“What a bargain — 20 bucks for an experience that is special,” he said. And even though the video launches at 7:30 p.m. Tuesday, the link will be active for 72 hours, so ticket-holders can watch at their convenience.
Swanson is especially hoping that families with budding musicians will watch it together. He holds many fond memories of Marsalis opening his dressing room door after a concert, so he could speak with the line of college and high school students eager to greet him.
Then in December 2013, he didn’t want to stop speaking to students between his 5 and 8 p.m. holiday concerts at Iowa City’s West High School. Realizing Marsalis hadn’t even had a chance to eat dinner, Swanson tried to wrap up the discussion, but Marsalis shooed him away.
“He was enjoying that to the nth degree,” Swanson said. “He wanted to continue his spirit of teaching to all these kids, so it’s from the heart.”
Another heart project is “Democracy Suite,” which Marsalis composed during the pandemic.
On Hancher’s website, it’s described as “a response to the political, social, and economic struggles facing our nation. ‘The Democracy Suite’ is a swinging and stimulating instrumental rumination on the issues that have recently dominated our lives, as well as the beauty that could emerge from a collective effort to create a better future.”
With the national elections coming in less than two weeks, Swanson said the timing is right for the debut. He noted it builds on the concept of “thinking about democracy and our freedom, and how it’s just so important for everybody to have their voice and get things together and end up working together and making great things happen.
“That’s kind of similar to jazz,” he said. “All these musicians — they’re separate instruments, but then finally, in the end, it’s all one voice.”
In his “Amazing Grace” video, Marsalis continues that line of thinking.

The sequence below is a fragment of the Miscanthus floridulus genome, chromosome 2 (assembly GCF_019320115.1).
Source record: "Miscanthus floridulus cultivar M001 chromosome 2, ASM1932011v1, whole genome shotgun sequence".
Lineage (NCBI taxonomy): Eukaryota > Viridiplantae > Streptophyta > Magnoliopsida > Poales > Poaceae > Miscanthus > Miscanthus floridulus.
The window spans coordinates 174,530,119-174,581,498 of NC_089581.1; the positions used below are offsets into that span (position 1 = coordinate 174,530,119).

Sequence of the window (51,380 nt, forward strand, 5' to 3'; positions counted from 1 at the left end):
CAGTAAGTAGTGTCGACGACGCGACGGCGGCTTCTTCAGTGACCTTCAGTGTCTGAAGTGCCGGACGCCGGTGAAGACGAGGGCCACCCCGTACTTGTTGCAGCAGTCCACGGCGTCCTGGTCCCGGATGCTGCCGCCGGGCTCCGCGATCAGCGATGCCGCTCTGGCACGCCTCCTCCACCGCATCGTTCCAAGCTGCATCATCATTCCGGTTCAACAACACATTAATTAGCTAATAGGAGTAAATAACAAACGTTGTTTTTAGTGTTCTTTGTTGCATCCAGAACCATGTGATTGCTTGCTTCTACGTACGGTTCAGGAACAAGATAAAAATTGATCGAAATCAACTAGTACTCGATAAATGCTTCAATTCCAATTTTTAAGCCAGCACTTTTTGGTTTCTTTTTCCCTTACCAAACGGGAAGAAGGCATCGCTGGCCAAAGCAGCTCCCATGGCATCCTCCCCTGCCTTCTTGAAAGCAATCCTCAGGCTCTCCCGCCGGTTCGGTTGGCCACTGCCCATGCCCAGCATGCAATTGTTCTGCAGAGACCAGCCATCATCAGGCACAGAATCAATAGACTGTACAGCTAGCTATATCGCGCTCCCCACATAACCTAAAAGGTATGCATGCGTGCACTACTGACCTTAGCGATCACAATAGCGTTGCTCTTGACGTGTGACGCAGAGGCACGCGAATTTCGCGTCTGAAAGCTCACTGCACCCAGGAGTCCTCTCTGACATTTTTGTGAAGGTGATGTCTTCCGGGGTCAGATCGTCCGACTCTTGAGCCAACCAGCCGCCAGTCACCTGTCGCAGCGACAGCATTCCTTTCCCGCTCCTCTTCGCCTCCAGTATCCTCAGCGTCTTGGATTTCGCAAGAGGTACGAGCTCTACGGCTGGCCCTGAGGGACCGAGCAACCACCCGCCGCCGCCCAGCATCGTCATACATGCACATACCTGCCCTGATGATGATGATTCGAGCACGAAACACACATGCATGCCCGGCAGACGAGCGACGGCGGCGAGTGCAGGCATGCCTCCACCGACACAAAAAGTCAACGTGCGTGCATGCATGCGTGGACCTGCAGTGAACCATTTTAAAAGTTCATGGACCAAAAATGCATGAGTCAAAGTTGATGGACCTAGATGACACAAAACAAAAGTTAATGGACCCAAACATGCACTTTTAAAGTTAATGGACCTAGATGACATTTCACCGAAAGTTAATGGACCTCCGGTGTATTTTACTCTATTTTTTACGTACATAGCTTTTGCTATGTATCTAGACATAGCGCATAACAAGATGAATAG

“The one thing you learn as a jazz musician is how to listen. We don’t know what people are going to play, so it’s very important for us to follow them, follow very, very closely. We have a saying, if you want to find something new to play, listen to the person next to you,” he said.
“The question that confronts us right now as a nation is, ‘Do we want to find a better way to play?’ And if we answer affirmative, we will make it through these things. If we answer, ‘No, we want to be our worst selves,’ we are going to struggle.”
At A Glance
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• What: Hancher Online presents: “The Sound of Democracy,” performed by Wynton Marsalis with the Jazz at Lincoln Center Orchestra Septet
• When: 7:30 p.m. Tuesday, with the online link available for 72 hours
• Cost: $20 per household; concert link emailed to ticket-holders
• Details and ticket link: Hancher.uiowa.edu/2020-21/jazz-lincoln-center-orchestra-septet-wynton-marsalis
• Questions: Email Hancherfirstname.lastname@example.org
• Related video: Wynton Marsalis discusses the common grounds of democracy and jazz at Wyntonmarsalis.org/news/entry/what-do-democracy-and-jazz-have-in-common